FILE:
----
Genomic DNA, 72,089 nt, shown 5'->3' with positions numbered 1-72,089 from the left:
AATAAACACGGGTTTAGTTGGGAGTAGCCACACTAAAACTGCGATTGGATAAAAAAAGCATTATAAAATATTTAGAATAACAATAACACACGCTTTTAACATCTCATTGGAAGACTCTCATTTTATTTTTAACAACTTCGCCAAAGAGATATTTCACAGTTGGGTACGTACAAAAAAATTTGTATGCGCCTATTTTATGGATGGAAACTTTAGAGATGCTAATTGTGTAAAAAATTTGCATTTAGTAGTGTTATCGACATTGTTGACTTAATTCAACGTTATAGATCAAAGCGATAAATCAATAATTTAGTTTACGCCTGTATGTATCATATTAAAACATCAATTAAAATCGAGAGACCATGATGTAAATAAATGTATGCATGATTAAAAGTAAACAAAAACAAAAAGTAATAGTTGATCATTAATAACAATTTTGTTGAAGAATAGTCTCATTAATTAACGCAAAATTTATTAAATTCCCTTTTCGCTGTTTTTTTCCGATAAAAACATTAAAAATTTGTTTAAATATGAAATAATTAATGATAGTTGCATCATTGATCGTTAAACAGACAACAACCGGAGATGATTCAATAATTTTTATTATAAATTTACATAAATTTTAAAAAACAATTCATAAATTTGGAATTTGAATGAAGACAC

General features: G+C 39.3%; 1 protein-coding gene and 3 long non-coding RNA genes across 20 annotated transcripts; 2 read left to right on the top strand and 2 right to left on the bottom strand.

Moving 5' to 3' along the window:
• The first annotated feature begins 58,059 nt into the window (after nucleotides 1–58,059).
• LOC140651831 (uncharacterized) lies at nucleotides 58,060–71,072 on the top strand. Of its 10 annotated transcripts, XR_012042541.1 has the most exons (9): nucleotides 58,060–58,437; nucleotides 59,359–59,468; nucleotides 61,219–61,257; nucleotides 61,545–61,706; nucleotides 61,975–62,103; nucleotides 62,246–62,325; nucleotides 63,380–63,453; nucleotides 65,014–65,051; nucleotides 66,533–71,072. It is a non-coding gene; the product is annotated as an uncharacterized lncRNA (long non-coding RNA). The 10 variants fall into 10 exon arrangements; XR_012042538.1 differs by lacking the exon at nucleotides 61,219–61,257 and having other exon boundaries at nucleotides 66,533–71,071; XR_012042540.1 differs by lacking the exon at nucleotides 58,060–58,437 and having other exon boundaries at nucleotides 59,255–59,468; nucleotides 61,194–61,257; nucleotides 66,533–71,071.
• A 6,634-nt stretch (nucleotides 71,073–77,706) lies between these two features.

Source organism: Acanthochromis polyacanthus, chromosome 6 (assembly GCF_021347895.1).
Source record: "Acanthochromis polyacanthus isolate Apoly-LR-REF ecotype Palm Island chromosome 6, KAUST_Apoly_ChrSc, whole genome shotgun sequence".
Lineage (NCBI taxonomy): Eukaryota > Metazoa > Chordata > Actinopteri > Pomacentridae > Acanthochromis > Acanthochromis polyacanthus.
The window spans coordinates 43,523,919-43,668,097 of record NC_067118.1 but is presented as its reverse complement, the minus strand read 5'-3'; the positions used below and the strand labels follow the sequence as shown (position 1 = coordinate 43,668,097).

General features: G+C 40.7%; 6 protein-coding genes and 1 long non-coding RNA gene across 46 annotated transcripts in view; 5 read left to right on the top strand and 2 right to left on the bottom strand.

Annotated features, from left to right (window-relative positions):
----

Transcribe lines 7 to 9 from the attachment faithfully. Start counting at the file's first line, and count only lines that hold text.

• A 6,634-nt stretch (nucleotides 71,073–77,706) lies between these two features.

Source organism: Acanthochromis polyacanthus, chromosome 6 (assembly GCF_021347895.1).
Source record: "Acanthochromis polyacanthus isolate Apoly-LR-REF ecotype Palm Island chromosome 6, KAUST_Apoly_ChrSc, whole genome shotgun sequence".